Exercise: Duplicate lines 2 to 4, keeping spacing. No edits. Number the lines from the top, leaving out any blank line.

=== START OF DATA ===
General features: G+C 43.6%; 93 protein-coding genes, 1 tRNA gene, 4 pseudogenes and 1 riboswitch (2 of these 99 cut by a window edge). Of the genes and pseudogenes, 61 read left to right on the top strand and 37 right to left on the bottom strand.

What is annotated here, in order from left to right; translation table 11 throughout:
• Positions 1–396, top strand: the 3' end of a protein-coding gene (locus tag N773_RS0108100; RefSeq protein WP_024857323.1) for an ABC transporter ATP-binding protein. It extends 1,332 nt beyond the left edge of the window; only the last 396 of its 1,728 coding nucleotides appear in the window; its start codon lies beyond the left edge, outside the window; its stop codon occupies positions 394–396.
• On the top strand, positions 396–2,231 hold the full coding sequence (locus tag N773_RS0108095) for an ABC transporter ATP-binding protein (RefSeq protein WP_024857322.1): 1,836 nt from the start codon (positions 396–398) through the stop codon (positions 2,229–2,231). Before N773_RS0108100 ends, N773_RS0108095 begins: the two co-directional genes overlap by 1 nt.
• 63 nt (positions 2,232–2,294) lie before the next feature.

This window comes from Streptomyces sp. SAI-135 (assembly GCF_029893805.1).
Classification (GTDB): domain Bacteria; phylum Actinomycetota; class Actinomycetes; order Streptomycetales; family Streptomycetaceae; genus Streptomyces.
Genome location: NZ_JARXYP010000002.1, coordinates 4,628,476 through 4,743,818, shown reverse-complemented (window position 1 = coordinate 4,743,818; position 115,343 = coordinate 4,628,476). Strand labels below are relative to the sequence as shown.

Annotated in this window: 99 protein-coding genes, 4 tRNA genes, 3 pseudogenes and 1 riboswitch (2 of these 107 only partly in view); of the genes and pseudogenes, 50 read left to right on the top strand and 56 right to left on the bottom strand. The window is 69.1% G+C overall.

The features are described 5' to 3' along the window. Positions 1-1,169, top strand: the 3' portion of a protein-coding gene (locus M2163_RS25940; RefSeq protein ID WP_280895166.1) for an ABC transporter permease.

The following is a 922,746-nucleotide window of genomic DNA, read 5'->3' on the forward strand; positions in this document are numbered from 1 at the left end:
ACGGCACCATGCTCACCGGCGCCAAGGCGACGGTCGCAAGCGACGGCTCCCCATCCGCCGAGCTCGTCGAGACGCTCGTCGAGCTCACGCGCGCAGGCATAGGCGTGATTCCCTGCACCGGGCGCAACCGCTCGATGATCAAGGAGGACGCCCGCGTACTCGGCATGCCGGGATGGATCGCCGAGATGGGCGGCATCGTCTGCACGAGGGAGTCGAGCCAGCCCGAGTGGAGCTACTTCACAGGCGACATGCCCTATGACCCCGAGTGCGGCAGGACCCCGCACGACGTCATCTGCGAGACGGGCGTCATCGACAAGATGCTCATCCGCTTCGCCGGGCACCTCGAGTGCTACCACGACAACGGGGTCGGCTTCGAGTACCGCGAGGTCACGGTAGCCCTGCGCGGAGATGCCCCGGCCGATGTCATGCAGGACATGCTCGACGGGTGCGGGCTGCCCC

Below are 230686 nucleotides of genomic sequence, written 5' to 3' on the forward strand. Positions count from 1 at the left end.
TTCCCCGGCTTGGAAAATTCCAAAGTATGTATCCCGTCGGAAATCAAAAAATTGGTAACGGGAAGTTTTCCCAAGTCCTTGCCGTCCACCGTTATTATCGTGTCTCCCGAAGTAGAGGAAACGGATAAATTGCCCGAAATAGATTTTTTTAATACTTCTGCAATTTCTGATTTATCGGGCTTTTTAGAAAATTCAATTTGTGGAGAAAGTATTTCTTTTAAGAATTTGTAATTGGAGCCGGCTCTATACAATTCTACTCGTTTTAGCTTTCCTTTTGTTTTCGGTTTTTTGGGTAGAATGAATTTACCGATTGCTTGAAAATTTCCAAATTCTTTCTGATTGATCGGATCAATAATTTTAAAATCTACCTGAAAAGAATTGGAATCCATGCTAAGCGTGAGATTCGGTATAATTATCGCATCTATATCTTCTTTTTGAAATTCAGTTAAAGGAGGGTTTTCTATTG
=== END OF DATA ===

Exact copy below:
What is annotated here, in order from left to right; translation table 11 throughout:
• Positions 1–396, top strand: the 3' end of a protein-coding gene (locus tag N773_RS0108100; RefSeq protein WP_024857323.1) for an ABC transporter ATP-binding protein. It extends 1,332 nt beyond the left edge of the window; only the last 396 of its 1,728 coding nucleotides appear in the window; its start codon lies beyond the left edge, outside the window; its stop codon occupies positions 394–396.
• On the top strand, positions 396–2,231 hold the full coding sequence (locus tag N773_RS0108095) for an ABC transporter ATP-binding protein (RefSeq protein WP_024857322.1): 1,836 nt from the start codon (positions 396–398) through the stop codon (positions 2,229–2,231). Before N773_RS0108100 ends, N773_RS0108095 begins: the two co-directional genes overlap by 1 nt.